Monthly Archives: March 2014

She Was Egg Bound

Dorothy the day after egg-bound, 30 March 2014 expelled (from the National Aviary falconcam at Univ of Pittsburgh)

This is a bird who didn’t feel well.  Yesterday Dorothy looked ragged, tired and uncomfortable.

On March 20, she laid her first egg of the season and was due to lay her second on March 22, but nothing happened.  During the week that followed she often stood over the scrape, looking as if she wanted to lay another egg.  Nothing.  We all wondered what was going on.  Bob Mulvihill of the National Aviary wondered if she was egg bound.

A bird becomes egg bound when she’s unable to pass an egg that has formed inside her.  It’s a serious, sometimes fatal medical condition and is more common in older birds than young ones.  At age 15 Dorothy is definitely an older bird, two years older than the average life expectancy of adult peregrines.

Saturday night (March 29-30) Dorothy roosted on the nest box roof.  At some point she expelled a red splotch on the roof, a yellow splotch on the right edge of the box, and a deflated eggshell on the gravel.  When E2 came to visit at dawn all three signs were visible.  He was active.  She was not moving very fast.

Dorothy and E2 at dawn, expelled egg bound egg (retouched from the National Aviary falconcam at Univ of Pittsburgh)

I saw the yellow splotch at dawn and wondered if it was a yolk.  When Bob saw the signs below he knew that Dorothy had been egg bound and it was over.

Dorothy's egg-bound eg, expelled as seen on 30 March 2014 (photo from the National Aviary falconcam at Univ of Pittsburgh)


Since egg binding is life threatening, it’s good news that Dorothy expelled the egg.  This morning at dawn she was more alert and even picked up and ate the expelled eggshell.  (Female peregrines often eat the eggshells of their hatched chicks.)

Dorothy  eats the eggshell she expelled yesterday, 31 March 2014 (photo from the National Aviary falconcam at Univ of Pittsburgh)

However this episode is one more confirmation that Dorothy is in poor breeding condition and unlikely to have a successful nest.

I don’t know what will happen next but I can predict with confidence that some day a new female peregrine will arrive at the Cathedral of Learning and we’ll see eggs and baby peregrines again at Pitt.

I don’t know when.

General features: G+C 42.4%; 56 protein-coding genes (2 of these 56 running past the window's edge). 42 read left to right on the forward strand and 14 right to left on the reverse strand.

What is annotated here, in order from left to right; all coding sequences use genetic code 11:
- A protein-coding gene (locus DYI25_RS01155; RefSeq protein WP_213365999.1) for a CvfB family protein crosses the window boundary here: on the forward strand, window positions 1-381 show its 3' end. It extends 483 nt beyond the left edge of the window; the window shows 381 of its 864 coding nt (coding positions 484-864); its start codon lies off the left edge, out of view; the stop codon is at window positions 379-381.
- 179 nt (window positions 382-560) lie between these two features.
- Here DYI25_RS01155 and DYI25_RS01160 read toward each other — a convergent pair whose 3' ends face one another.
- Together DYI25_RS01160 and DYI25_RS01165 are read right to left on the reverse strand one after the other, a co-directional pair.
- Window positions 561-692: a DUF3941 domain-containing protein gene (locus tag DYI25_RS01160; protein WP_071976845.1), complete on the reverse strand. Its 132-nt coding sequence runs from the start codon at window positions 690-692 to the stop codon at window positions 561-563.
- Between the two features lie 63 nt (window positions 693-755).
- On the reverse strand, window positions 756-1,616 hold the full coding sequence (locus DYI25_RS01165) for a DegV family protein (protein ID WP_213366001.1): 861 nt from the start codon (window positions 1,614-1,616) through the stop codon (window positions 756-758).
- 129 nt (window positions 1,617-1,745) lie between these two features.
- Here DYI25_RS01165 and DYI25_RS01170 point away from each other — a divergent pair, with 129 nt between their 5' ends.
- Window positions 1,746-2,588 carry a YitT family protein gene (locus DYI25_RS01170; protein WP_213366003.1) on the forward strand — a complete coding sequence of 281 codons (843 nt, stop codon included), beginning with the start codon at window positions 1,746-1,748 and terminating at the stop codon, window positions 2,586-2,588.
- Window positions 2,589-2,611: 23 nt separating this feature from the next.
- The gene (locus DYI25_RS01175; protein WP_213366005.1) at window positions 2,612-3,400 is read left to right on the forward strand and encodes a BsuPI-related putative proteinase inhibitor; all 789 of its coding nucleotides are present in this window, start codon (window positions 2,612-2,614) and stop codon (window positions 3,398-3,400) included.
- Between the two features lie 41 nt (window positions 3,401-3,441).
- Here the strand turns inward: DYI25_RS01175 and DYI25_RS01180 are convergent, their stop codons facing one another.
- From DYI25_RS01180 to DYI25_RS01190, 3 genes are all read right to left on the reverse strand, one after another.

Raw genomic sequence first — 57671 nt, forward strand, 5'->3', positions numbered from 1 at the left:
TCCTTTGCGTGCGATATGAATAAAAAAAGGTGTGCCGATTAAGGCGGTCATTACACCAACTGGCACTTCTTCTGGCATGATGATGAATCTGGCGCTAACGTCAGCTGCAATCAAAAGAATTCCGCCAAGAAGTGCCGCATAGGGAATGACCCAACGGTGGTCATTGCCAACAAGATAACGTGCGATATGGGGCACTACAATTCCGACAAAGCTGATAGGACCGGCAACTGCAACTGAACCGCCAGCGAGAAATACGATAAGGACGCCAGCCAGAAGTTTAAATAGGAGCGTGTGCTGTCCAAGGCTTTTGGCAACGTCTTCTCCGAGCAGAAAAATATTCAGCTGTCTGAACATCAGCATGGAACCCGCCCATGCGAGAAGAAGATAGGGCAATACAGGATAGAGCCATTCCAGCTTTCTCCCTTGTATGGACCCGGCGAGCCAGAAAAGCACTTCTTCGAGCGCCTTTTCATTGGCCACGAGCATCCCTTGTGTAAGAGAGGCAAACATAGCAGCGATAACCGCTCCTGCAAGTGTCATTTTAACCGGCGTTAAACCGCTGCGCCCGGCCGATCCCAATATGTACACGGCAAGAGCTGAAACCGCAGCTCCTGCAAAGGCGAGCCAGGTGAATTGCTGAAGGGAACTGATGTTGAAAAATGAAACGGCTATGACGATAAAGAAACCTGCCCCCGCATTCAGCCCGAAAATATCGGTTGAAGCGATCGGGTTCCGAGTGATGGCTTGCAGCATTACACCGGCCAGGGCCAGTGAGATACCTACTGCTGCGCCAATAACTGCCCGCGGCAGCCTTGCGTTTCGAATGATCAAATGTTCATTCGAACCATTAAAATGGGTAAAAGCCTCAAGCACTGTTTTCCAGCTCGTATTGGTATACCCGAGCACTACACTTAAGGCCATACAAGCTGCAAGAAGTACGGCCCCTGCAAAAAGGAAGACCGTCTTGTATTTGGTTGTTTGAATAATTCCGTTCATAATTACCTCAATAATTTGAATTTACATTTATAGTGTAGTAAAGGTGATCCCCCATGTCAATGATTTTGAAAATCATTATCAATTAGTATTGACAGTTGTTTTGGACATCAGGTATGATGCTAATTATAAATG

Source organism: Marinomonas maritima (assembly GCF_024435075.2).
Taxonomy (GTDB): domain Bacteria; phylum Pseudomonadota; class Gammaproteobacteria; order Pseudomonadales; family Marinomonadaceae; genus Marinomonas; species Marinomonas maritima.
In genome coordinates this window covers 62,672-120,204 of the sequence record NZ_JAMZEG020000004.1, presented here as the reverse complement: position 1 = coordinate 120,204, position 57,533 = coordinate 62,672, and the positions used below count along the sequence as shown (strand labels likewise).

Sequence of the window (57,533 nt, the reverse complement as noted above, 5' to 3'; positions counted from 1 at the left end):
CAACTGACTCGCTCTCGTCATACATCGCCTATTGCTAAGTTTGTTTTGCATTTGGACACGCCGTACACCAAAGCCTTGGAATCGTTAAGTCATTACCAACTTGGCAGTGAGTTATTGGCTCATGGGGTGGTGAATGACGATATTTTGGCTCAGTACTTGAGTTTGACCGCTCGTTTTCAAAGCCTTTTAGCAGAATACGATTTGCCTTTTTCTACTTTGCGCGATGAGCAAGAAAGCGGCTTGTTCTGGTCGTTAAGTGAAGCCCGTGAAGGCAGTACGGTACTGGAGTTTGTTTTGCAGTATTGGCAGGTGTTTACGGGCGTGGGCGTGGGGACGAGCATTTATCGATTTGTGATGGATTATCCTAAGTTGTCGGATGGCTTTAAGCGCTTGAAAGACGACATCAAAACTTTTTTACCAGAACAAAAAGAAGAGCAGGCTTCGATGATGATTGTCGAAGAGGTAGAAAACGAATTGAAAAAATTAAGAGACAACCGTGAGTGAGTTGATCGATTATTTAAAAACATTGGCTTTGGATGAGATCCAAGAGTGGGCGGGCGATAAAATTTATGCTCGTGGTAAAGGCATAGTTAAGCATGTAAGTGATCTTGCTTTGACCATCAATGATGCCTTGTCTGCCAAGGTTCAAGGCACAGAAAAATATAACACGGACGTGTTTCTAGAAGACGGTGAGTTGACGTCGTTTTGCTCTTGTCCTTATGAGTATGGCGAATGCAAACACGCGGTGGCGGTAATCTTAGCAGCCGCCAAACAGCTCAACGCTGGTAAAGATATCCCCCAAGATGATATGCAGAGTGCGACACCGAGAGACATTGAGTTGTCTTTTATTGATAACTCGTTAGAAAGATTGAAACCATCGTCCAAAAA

(photos from the National Aviary falconcams at the University of Pittsburgh)

Lift Every Voice And Sing

Pair of sandhill cranes calling (photo by Shawn Collins)

Though this photo could have been taken in Wisconsin it’s actually from Crawford County, Pennsylvania where a few sandhill cranes hang out near Miller’s Pond.

Sandhills breed in northwestern Pennsylvania so right now they’re calling and courting.  Here’s what a pair of cranes sounds like. Not exactly melodic, but they put a lot of spirit into it.


Life every voice and sing!
Pair of sandhill cranes crowing (photo by Shawn Collins)


(photos by Shawn Collins)

Eaglet’s Parents Celebrate

First eaglet of 2014 at Pittsburgh's Hays bald eagle nest, 28 March (snapshot from the eaglecam)

There he is, the first eaglet of 2014 at the Pittsburgh Hays bald eagle nest.  He’s hard to see because he matches the nest, hence the arrow.  The two remaining eggs and his discarded eggshell (closest to Dad’s beak) stand out.

This tiny gray ball of fluff emerged on a warm and windy afternoon, March 28, under his mother’s gaze.  As soon as he was dry she brooded him until Dad returned with food.

Click on the snapshot above to watch “Hays Parents Celebrate Hatch.”  Dad has brought a fish to share.  While Mom eats, Dad studies the eaglet. “Is he hungry?” Not yet, so Dad rearranges the nest.  Mom leaves on a well-deserved break and Dad settles down to brood the chick.

Bald eagles brood their nestlings during cold and inclement weather until they’re about four weeks old.   In the first week the brooding is almost constant because the nestlings can’t regulate their own body temperature.  This also serves the dual purpose of incubating the unhatched eggs while keeping the eaglet(s) warm.

The next egg is slated to hatch on March 31.  Watch the eaglecam to see.


p.s. Don’t forget you can also see the eagles in person today (March 29) on the Three Rivers Heritage Trail with the National Aviary’s Bob Mulvihill, 9:00am to noon.  Click here for more information.

(snapshot from Pittsburgh Hays Eaglecam, broadcast by WildEarth)

The Eaglet Has Landed!

The first eaglet of the season hatched today in the Pittsburgh’s Hays Bald Eagle nest at approximately 2:30pm.  In this YouTube video captured by PixController you can see the baby bird next to two eggs and his own eggshell.  Then mom comes over to help.

Watch him on camera here at PixController or here on the National Aviary website.

Media Attention:  He’s already a celebrity!

Festivities tomorrow!    March 29, 9:00am to noon, watch the nest at Hays — in person!

National Aviary Ornithologist Bob Mulvihill will be at the Hays Bald Eagle nest site tomorrow morning from 9 a.m. until noon with the spotting scope donated by Wild Birds Unlimited! Feel free to stop by for a really good look at the nest, maybe even catch a glimpse at what’s going on IN the nest!
Parking is available courtesy of Keystone Iron and Metal Co. in their employee parking lot at the end of Baldwin Road (see map), or use the address 4901 East Carson Street into your GPS!